In the course of the study and analysis, we have identified a working version (which will be refined in the course of further research) of the main historical stages in the evolution of film studies theoretical concepts in the Cinema Art journal from the moment it was founded (1931, the jpurnal was then called Proletarian Cinema) to our days: 1931-1955 (during the generally totalitarian period of the development of the USSR, chief editors: V. Sutyrin, K. Yukov, N. Semenov, A. Mitlin, I. Pyriev, N. Lebedev, V. Grachev, D. Eremin, V. Zhdan), 1956-1968 (period of the "thaw", chief editors: V. Zhdan, V. Grachev, L. Pogozheva), 1969-1985 (period of "stagnation", chief editors: E. Surkov, A. Medvedev, Y. Cherepanov), 1986-1991 (perestroika period, chief editors: Y. Cherepanov, K. Shcherbakov), post-Soviet period 1992-2022 (chief editors: K. Shcherbakov, 1992; D. Dondurei, 1993-2017; A. Dolin, since 2017).

In this article, we will focus on the analysis of the theoretical concepts of film studies in the Cinema Art journal in the first decade (1931-1941) of its existence, when its chief editors were: Vladimir Sutyrin (1931-1933), Konstantin Yukov (1934-1937), Nikolai Semionov (1937) and Aron Mitlin (1938-1941).

Based on the changing political and socio-cultural contexts (see main political and socio-cultural developments in the Appendix), this ten-year period for the Cinema Art journal can be divided into a period of relative creative freedom within the general commitment to "Marxism-Leninism" (1931-1934) and the time of almost complete communist ideological socialistic realism unification (1935-1941).

And although tendencies towards ideological unitarity emerged as early as 1932-1933 (the dissolution of the central council of the society "For Proletarian Cinema and Photo" (February 1932), the the Resolution of the Central Committee of the All-Union Communist Party (of Bolsheviks) "On the restructuring of literary and artistic organizations" (Resolution..., 1932), publication of an article sharply criticizing the Society "For Proletarian Cinema and Photo" (Evgenov, 1932), Decree of the All-Russian Central Executive Committee on the liquidation of the Society "For Proletarian Cinema and Photo" (1932); renaming the journal Proletarian Cinema in Soviet Cinema), in the journal Proletarian Cinema/Soviet Cinema in 1931-1934, to some extent, the debatable spirit of the 1920s was still preserved.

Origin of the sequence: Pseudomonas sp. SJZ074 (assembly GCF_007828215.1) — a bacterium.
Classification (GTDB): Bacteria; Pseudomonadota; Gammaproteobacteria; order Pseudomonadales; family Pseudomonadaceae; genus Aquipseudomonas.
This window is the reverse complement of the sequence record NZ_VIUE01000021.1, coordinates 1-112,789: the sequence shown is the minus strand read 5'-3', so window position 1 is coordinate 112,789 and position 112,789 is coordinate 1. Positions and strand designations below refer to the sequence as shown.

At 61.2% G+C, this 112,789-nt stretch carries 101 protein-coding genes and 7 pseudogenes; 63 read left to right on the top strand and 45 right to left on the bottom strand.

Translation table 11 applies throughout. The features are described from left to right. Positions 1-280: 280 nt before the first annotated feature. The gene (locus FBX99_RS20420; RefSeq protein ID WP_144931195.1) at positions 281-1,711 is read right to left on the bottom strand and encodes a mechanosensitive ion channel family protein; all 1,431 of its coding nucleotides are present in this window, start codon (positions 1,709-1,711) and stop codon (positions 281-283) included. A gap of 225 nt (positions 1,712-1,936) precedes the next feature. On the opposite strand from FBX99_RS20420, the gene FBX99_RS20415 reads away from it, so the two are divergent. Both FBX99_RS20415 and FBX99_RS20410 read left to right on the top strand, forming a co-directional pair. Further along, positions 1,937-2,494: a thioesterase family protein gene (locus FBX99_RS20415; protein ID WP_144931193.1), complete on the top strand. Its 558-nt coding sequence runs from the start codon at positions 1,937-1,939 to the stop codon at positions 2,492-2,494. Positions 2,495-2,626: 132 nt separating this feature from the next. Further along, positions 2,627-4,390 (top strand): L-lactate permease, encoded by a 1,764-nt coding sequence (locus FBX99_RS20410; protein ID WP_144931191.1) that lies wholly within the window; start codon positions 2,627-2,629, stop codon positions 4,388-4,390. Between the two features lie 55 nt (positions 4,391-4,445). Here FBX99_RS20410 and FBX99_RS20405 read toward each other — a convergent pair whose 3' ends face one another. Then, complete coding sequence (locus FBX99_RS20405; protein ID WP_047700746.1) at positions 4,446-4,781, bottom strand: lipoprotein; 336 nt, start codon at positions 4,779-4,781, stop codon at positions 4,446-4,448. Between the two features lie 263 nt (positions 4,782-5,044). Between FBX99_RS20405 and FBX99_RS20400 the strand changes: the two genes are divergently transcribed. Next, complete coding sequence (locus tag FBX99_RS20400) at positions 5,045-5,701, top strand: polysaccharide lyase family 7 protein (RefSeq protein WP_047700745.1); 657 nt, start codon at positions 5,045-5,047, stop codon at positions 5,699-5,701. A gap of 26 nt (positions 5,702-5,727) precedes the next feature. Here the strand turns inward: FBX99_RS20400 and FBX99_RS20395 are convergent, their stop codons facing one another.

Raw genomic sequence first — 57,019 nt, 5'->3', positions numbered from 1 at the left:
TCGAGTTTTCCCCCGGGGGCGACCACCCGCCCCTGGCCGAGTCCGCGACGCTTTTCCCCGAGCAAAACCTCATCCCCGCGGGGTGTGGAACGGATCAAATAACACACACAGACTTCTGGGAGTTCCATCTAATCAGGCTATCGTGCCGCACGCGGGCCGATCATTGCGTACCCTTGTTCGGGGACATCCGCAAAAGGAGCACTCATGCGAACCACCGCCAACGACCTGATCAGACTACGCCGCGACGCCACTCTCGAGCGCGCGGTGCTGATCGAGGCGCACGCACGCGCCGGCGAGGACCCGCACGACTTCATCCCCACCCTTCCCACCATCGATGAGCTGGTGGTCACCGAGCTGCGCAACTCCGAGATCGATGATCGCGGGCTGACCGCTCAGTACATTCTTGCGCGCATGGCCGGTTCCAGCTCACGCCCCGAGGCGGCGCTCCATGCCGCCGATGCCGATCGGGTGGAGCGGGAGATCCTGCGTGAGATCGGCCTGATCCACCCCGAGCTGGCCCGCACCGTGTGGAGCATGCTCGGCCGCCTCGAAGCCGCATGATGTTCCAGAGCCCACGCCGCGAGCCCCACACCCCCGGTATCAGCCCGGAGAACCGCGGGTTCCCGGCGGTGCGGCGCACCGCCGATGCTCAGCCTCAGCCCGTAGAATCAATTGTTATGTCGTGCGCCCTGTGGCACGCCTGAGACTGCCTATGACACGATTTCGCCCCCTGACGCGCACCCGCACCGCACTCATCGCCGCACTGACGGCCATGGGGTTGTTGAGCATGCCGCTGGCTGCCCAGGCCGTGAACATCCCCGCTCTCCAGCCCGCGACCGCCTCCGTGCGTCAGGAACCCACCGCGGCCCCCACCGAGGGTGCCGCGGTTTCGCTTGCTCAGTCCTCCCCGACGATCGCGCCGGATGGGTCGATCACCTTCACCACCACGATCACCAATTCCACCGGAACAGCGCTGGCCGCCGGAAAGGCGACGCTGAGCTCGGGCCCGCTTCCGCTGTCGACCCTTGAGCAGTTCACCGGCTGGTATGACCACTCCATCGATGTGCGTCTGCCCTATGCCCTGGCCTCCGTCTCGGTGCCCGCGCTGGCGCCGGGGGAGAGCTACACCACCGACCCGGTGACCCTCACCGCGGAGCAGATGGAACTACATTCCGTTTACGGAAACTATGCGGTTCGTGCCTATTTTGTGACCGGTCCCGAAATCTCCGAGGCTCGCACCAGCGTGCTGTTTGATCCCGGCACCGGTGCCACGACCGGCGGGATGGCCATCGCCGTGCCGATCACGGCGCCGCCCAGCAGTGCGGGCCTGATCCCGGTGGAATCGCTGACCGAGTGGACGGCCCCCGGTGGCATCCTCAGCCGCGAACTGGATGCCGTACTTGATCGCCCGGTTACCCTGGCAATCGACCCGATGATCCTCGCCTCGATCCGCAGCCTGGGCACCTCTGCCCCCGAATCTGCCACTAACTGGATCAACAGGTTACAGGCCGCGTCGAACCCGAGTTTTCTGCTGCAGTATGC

In the Table 1 presents statistical data reflecting changes (from 1931 to 1941) in the names of the journal, organizations, whose organ was the journal, its circulation, periodicity. The names of the chief editors are indicated, as well as the number of articles on film theory for each year of publication of the journal.

Table 1. Journal Proletarian cinema/Soviet cinema/Cinema Art (1931-1941): statistical data

Year of issue of the journal Name of the journal The organization whose organ was the journal Circulati on (in thousand copies) Periodicity of the journal (numbers per year) Editor-inchief Number of articles on film theory

1931 Proletarian Cinema Association of Revolutionary Cinematographers 14-28 12 V. Sutyrin (1902-1985) 13

1932 Proletarian Cinema Association of Revolutionary Cinematographers 6-15 22 V. Sutyrin (1902-1985) 24

1933 Soviet Cinema Association of Revolutionary Cinematographers 2,7-5 12 V. Sutyrin (1902-1985) K. Yukov (1902-1938) 23

1934 Soviet Cinema Association of Revolutionary Cinematographers 4-7 12 K. Yukov (1902-1938) 7

1935 Soviet Cinema Association of Revolutionary Cinematographers 5-6 12 K. Yukov (1902-1938) 3

(№1). Central Committee

of the Cinema


1936 Cinema Art Main Directorate of K. Yukov

the Film and Photo Film Industry of the All-Union 4,2-6 12 (1902-1938) (№№ 1-5). N. Semionov 11

Committee for Arts under the Council of People's Commissars of the (1902-1982) (№ 6-11) Editorial board (№12)


1937 Cinema Art All-Union Committee for Arts Editorial board